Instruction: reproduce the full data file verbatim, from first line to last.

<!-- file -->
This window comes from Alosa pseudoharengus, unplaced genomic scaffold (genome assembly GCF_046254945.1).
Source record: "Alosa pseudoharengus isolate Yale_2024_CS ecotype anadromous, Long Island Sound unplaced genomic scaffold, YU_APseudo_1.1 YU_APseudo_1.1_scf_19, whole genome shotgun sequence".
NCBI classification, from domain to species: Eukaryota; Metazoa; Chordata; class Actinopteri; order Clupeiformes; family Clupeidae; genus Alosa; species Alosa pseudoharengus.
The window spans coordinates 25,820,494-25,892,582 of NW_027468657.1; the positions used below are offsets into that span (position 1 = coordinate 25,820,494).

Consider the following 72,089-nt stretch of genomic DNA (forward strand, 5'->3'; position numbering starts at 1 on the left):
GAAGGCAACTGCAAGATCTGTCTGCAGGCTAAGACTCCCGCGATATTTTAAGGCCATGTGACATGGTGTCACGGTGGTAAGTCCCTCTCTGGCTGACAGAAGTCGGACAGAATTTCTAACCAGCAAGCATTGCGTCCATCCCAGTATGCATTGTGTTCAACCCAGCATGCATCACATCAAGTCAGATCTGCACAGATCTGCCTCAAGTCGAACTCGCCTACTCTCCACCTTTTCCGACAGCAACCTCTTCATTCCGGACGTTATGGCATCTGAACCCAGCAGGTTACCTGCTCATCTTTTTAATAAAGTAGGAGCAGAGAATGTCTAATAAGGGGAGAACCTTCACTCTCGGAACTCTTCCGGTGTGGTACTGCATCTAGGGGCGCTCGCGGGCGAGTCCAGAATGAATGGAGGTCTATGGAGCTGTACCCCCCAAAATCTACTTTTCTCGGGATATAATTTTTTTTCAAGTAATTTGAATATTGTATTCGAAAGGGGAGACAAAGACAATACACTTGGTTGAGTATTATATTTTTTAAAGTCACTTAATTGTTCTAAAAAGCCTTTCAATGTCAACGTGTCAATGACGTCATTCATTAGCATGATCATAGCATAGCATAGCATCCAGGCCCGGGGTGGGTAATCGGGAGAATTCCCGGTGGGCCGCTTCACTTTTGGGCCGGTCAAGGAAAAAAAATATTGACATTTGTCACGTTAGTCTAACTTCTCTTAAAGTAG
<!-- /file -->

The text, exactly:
This window comes from Alosa pseudoharengus, unplaced genomic scaffold (genome assembly GCF_046254945.1).
Source record: "Alosa pseudoharengus isolate Yale_2024_CS ecotype anadromous, Long Island Sound unplaced genomic scaffold, YU_APseudo_1.1 YU_APseudo_1.1_scf_19, whole genome shotgun sequence".
NCBI classification, from domain to species: Eukaryota; Metazoa; Chordata; class Actinopteri; order Clupeiformes; family Clupeidae; genus Alosa; species Alosa pseudoharengus.
The window spans coordinates 25,820,494-25,892,582 of NW_027468657.1; the positions used below are offsets into that span (position 1 = coordinate 25,820,494).

Consider the following 72,089-nt stretch of genomic DNA (forward strand, 5'->3'; position numbering starts at 1 on the left):
GAAGGCAACTGCAAGATCTGTCTGCAGGCTAAGACTCCCGCGATATTTTAAGGCCATGTGACATGGTGTCACGGTGGTAAGTCCCTCTCTGGCTGACAGAAGTCGGACAGAATTTCTAACCAGCAAGCATTGCGTCCATCCCAGTATGCATTGTGTTCAACCCAGCATGCATCACATCAAGTCAGATCTGCACAGATCTGCCTCAAGTCGAACTCGCCTACTCTCCACCTTTTCCGACAGCAACCTCTTCATTCCGGACGTTATGGCATCTGAACCCAGCAGGTTACCTGCTCATCTTTTTAATAAAGTAGGAGCAGAGAATGTCTAATAAGGGGAGAACCTTCACTCTCGGAACTCTTCCGGTGTGGTACTGCATCTAGGGGCGCTCGCGGGCGAGTCCAGAATGAATGGAGGTCTATGGAGCTGTACCCCCCAAAATCTACTTTTCTCGGGATATAATTTTTTTTCAAGTAATTTGAATATTGTATTCGAAAGGGGAGACAAAGACAATACACTTGGTTGAGTATTATATTTTTTAAAGTCACTTAATTGTTCTAAAAAGCCTTTCAATGTCAACGTGTCAATGACGTCATTCATTAGCATGATCATAGCATAGCATAGCATCCAGGCCCGGGGTGGGTAATCGGGAGAATTCCCGGTGGGCCGCTTCACTTTTGGGCCGGTCAAGGAAAAAAAATATTGACATTTGTCACGTTAGTCTAACTTCTCTTAAAGTAG